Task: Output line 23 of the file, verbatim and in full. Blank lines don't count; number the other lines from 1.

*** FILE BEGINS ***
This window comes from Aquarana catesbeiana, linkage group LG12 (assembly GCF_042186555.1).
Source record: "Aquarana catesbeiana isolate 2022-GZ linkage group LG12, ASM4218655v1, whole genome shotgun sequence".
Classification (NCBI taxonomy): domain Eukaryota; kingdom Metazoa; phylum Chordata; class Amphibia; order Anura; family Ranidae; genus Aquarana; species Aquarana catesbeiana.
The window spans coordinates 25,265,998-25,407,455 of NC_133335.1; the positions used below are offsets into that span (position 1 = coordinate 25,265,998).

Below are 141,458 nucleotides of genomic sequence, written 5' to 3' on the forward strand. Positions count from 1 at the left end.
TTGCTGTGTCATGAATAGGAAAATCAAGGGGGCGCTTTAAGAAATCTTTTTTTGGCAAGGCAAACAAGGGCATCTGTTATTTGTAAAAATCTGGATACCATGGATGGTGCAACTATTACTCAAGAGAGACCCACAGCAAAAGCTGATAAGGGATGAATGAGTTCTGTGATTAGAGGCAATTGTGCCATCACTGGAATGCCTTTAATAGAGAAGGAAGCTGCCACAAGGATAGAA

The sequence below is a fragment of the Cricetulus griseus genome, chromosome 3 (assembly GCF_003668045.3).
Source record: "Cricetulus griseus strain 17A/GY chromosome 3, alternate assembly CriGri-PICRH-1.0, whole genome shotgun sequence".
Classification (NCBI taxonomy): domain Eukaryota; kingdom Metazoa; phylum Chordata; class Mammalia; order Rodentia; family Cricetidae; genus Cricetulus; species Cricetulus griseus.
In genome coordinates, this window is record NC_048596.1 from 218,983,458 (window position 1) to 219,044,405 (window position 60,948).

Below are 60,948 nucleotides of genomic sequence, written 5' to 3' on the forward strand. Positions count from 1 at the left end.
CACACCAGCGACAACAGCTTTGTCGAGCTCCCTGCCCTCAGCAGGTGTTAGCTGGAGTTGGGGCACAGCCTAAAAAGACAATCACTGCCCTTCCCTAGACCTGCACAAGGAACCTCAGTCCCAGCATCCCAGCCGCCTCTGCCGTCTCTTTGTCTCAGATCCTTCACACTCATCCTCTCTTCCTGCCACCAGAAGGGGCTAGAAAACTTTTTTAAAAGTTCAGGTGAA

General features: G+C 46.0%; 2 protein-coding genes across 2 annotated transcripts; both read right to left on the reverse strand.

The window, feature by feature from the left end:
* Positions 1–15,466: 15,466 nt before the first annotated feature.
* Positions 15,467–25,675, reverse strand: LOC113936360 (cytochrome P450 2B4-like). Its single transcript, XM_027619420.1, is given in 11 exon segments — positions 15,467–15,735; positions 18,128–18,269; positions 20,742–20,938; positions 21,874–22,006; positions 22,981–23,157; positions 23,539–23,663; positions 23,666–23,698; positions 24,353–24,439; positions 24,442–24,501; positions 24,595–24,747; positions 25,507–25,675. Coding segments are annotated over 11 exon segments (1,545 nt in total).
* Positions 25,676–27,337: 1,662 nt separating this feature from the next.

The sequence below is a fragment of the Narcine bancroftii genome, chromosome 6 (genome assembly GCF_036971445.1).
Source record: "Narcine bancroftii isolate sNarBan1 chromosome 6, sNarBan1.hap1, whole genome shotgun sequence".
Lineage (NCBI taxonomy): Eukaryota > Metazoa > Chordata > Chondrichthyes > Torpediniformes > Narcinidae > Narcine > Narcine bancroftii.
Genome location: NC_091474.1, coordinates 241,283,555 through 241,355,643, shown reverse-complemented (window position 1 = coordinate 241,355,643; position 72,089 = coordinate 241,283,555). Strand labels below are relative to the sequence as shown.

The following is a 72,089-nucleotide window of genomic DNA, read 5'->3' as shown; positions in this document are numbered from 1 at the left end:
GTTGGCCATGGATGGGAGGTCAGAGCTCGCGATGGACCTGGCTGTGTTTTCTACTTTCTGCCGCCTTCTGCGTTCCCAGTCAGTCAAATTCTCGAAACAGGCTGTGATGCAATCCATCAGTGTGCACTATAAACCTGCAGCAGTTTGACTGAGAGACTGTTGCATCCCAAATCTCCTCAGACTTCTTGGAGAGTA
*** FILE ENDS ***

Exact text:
GTTGGCCATGGATGGGAGGTCAGAGCTCGCGATGGACCTGGCTGTGTTTTCTACTTTCTGCCGCCTTCTGCGTTCCCAGTCAGTCAAATTCTCGAAACAGGCTGTGATGCAATCCATCAGTGTGCACTATAAACCTGCAGCAGTTTGACTGAGAGACTGTTGCATCCCAAATCTCCTCAGACTTCTTGGAGAGTA